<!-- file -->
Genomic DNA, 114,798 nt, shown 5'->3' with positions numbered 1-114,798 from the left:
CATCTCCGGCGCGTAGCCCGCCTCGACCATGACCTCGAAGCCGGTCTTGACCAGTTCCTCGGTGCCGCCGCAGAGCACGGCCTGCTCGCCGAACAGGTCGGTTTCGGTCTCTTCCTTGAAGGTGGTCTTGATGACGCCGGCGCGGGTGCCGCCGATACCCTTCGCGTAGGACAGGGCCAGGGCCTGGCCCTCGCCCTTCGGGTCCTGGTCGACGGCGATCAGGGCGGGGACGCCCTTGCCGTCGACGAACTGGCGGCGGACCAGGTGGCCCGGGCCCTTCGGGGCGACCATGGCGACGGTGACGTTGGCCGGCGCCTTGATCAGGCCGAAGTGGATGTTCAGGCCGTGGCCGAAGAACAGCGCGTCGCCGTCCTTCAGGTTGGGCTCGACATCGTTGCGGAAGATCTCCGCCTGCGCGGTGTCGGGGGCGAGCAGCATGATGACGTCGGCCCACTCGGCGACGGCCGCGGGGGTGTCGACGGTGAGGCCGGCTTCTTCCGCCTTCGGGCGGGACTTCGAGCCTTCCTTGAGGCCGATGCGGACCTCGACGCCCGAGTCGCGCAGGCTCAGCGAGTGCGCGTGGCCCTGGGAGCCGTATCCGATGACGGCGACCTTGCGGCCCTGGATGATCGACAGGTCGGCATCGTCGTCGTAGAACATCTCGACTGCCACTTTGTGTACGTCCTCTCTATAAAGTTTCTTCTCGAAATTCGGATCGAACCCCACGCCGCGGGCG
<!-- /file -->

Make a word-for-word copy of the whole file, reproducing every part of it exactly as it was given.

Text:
Genomic DNA, 114,798 nt, shown 5'->3' with positions numbered 1-114,798 from the left:
CATCTCCGGCGCGTAGCCCGCCTCGACCATGACCTCGAAGCCGGTCTTGACCAGTTCCTCGGTGCCGCCGCAGAGCACGGCCTGCTCGCCGAACAGGTCGGTTTCGGTCTCTTCCTTGAAGGTGGTCTTGATGACGCCGGCGCGGGTGCCGCCGATACCCTTCGCGTAGGACAGGGCCAGGGCCTGGCCCTCGCCCTTCGGGTCCTGGTCGACGGCGATCAGGGCGGGGACGCCCTTGCCGTCGACGAACTGGCGGCGGACCAGGTGGCCCGGGCCCTTCGGGGCGACCATGGCGACGGTGACGTTGGCCGGCGCCTTGATCAGGCCGAAGTGGATGTTCAGGCCGTGGCCGAAGAACAGCGCGTCGCCGTCCTTCAGGTTGGGCTCGACATCGTTGCGGAAGATCTCCGCCTGCGCGGTGTCGGGGGCGAGCAGCATGATGACGTCGGCCCACTCGGCGACGGCCGCGGGGGTGTCGACGGTGAGGCCGGCTTCTTCCGCCTTCGGGCGGGACTTCGAGCCTTCCTTGAGGCCGATGCGGACCTCGACGCCCGAGTCGCGCAGGCTCAGCGAGTGCGCGTGGCCCTGGGAGCCGTATCCGATGACGGCGACCTTGCGGCCCTGGATGATCGACAGGTCGGCATCGTCGTCGTAGAACATCTCGACTGCCACTTTGTGTACGTCCTCTCTATAAAGTTTCTTCTCGAAATTCGGATCGAACCCCACGCCGCGGGCG